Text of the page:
Wayfair Follows Clicks-to-Bricks Trend with Plans for First Physical Store

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Following the “clicks-to-bricks” trend that has seen pure-plays like Brandless, Warby Parker, Amazon and Bonobos open physical locations, home goods seller Wayfair will open its first store this fall in a mall in Natick, MA, offering a curated selection of items for sale.

The move comes after Wayfair began experimenting with pop-up shops last year in Massachusetts, including at the Natick Mall and in Paramus, NY during the holiday season. The company also announced it will open four new pop-up shops this summer. Wayfair also has an outlet store at its fulfillment center in Florence, KY.

“With the opening of our new retail store, we are offering our customers a new way to enjoy Wayfair’s exceptional shopping experience as we continue to transform the way people shop for their homes,” said Niraj Shah, CEO, co-founder and co-chairman of Wayfair in a press release. “We look forward to inviting our customers further into the world of Wayfair, welcoming them to step inside our newest shopping experience guided by the knowledgeable support and expertise of our in-store design team.”

Wayfair promises to provide a connected omnichannel experience with its customers in the new store, for instance by letting them opt to have store purchases shipped home. The store will have customer service and experts on hand to offer design consultations and recommendations for home improvement projects and décor.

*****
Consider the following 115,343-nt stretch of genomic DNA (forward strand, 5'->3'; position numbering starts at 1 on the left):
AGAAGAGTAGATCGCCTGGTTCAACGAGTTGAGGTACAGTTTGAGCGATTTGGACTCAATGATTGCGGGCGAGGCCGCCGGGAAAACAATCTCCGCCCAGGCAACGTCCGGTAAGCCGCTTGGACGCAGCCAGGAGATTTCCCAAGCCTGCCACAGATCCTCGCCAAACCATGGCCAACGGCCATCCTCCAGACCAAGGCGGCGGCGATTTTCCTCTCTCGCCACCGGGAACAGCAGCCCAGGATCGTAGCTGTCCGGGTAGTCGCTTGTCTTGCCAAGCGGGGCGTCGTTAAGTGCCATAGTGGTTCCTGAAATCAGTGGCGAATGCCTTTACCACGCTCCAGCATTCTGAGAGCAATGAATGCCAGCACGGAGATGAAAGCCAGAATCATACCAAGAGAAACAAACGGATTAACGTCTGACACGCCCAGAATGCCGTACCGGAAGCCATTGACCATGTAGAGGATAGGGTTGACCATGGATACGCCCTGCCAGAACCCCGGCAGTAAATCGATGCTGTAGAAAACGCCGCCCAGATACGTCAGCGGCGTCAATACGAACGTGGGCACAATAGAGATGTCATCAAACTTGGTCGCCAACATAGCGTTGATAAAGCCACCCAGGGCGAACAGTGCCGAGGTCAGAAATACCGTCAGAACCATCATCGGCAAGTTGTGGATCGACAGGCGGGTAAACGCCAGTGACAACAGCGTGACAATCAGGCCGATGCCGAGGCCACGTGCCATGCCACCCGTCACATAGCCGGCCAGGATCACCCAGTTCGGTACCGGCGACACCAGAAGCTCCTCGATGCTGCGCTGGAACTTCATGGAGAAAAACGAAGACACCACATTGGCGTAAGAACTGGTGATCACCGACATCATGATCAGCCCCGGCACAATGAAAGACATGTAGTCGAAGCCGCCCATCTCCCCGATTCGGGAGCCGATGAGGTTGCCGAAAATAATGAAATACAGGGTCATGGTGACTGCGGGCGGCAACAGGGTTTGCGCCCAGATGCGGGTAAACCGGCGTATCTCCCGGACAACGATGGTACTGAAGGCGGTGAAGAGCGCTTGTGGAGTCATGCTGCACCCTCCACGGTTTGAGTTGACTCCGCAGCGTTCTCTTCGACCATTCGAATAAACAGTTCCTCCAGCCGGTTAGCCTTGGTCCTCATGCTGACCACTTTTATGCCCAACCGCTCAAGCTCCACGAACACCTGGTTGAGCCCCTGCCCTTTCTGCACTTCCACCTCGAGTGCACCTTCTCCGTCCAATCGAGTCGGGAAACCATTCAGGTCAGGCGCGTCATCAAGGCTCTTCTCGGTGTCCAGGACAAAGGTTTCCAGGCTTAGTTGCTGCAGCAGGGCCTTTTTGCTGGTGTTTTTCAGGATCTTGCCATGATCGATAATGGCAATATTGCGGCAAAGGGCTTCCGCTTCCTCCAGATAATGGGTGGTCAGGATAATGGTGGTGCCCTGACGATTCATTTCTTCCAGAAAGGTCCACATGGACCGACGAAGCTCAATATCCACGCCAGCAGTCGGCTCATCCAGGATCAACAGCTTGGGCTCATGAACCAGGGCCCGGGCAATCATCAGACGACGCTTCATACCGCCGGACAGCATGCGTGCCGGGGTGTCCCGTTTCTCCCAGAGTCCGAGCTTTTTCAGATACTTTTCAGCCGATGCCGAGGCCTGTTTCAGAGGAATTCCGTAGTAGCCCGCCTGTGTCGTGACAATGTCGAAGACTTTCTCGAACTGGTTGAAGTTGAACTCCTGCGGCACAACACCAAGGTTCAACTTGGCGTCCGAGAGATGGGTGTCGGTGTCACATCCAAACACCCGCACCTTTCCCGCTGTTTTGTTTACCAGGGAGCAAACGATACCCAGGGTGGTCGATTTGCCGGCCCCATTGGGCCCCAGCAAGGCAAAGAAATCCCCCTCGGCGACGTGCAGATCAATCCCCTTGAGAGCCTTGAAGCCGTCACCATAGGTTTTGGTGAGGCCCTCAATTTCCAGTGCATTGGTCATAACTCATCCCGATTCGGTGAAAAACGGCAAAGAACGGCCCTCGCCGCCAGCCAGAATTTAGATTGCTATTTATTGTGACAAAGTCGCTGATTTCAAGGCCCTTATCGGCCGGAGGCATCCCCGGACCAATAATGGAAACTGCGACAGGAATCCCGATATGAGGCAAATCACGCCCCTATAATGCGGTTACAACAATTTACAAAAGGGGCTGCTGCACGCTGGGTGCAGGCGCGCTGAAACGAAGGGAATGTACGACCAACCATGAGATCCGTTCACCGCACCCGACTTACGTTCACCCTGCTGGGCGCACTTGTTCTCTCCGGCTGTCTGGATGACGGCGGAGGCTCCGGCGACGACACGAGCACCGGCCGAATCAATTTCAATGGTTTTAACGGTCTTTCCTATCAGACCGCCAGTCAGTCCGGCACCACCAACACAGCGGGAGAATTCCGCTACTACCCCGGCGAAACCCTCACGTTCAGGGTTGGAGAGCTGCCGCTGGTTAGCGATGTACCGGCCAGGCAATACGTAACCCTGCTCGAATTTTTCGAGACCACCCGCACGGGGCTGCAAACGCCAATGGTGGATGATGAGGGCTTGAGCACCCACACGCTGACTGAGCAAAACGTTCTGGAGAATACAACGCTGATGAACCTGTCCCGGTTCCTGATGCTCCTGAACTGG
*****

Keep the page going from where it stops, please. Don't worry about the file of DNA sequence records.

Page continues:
“We have always focused on delivering our customers the best possible shopping experience for home,” said Anjalee Sujanani, General Manger, Physical Retail at Wayfair. “We are excited to extend this experience to our customers in this new format, which will showcase a wide variety of products spanning decorative accents and housewares, to furnishings for bedroom and living room, home office and outdoor.”

MCM Musings: The clicks-to-bricks trend is now hitting its stride, with more and more ecommerce sellers seeing the value of a physical location to serve the needs of the majority of shoppers who still want an in-store experience. The benefit to them vs. legacy retailers is they can begin judiciously with strategic locations, then expand as it catches on. It’s also easier for them to create a state-of-the-art, digitally friendly “store of the future” concept from the ground up vs. retrofitting existing locations.


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